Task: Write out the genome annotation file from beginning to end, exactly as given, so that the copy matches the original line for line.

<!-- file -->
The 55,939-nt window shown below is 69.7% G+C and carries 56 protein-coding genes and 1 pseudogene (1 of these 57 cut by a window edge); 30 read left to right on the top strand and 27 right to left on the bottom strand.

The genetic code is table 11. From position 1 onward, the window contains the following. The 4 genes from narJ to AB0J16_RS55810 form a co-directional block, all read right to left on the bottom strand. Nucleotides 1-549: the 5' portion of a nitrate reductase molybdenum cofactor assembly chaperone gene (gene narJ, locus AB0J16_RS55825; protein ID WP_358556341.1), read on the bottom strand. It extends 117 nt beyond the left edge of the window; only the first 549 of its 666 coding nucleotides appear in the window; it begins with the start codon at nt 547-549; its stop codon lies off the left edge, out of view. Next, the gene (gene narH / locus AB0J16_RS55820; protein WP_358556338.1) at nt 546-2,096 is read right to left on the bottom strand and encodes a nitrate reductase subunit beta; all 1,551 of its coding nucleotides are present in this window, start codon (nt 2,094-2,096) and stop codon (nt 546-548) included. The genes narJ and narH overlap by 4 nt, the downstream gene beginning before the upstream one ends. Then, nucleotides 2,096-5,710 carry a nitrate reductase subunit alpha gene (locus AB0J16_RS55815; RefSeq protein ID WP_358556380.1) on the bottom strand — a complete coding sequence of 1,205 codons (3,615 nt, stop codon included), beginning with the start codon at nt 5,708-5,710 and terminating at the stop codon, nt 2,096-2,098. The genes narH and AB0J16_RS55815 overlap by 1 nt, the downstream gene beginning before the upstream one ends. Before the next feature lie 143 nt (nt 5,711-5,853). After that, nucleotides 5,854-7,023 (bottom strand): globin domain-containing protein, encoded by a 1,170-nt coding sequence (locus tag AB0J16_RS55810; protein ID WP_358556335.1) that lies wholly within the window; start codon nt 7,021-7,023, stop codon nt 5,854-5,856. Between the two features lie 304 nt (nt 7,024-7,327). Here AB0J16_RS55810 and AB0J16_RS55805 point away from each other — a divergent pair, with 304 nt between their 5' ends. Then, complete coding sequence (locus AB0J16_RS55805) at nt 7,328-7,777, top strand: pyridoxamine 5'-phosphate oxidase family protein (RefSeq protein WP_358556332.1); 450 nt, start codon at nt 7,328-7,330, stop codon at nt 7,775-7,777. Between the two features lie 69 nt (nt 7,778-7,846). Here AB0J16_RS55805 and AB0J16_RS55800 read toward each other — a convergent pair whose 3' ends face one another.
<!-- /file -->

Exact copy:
The 55,939-nt window shown below is 69.7% G+C and carries 56 protein-coding genes and 1 pseudogene (1 of these 57 cut by a window edge); 30 read left to right on the top strand and 27 right to left on the bottom strand.

The genetic code is table 11. From position 1 onward, the window contains the following. The 4 genes from narJ to AB0J16_RS55810 form a co-directional block, all read right to left on the bottom strand. Nucleotides 1-549: the 5' portion of a nitrate reductase molybdenum cofactor assembly chaperone gene (gene narJ, locus AB0J16_RS55825; protein ID WP_358556341.1), read on the bottom strand. It extends 117 nt beyond the left edge of the window; only the first 549 of its 666 coding nucleotides appear in the window; it begins with the start codon at nt 547-549; its stop codon lies off the left edge, out of view. Next, the gene (gene narH / locus AB0J16_RS55820; protein WP_358556338.1) at nt 546-2,096 is read right to left on the bottom strand and encodes a nitrate reductase subunit beta; all 1,551 of its coding nucleotides are present in this window, start codon (nt 2,094-2,096) and stop codon (nt 546-548) included. The genes narJ and narH overlap by 4 nt, the downstream gene beginning before the upstream one ends. Then, nucleotides 2,096-5,710 carry a nitrate reductase subunit alpha gene (locus AB0J16_RS55815; RefSeq protein ID WP_358556380.1) on the bottom strand — a complete coding sequence of 1,205 codons (3,615 nt, stop codon included), beginning with the start codon at nt 5,708-5,710 and terminating at the stop codon, nt 2,096-2,098. The genes narH and AB0J16_RS55815 overlap by 1 nt, the downstream gene beginning before the upstream one ends. Before the next feature lie 143 nt (nt 5,711-5,853). After that, nucleotides 5,854-7,023 (bottom strand): globin domain-containing protein, encoded by a 1,170-nt coding sequence (locus tag AB0J16_RS55810; protein ID WP_358556335.1) that lies wholly within the window; start codon nt 7,021-7,023, stop codon nt 5,854-5,856. Between the two features lie 304 nt (nt 7,024-7,327). Here AB0J16_RS55810 and AB0J16_RS55805 point away from each other — a divergent pair, with 304 nt between their 5' ends. Then, complete coding sequence (locus AB0J16_RS55805) at nt 7,328-7,777, top strand: pyridoxamine 5'-phosphate oxidase family protein (RefSeq protein WP_358556332.1); 450 nt, start codon at nt 7,328-7,330, stop codon at nt 7,775-7,777. Between the two features lie 69 nt (nt 7,778-7,846). Here AB0J16_RS55805 and AB0J16_RS55800 read toward each other — a convergent pair whose 3' ends face one another.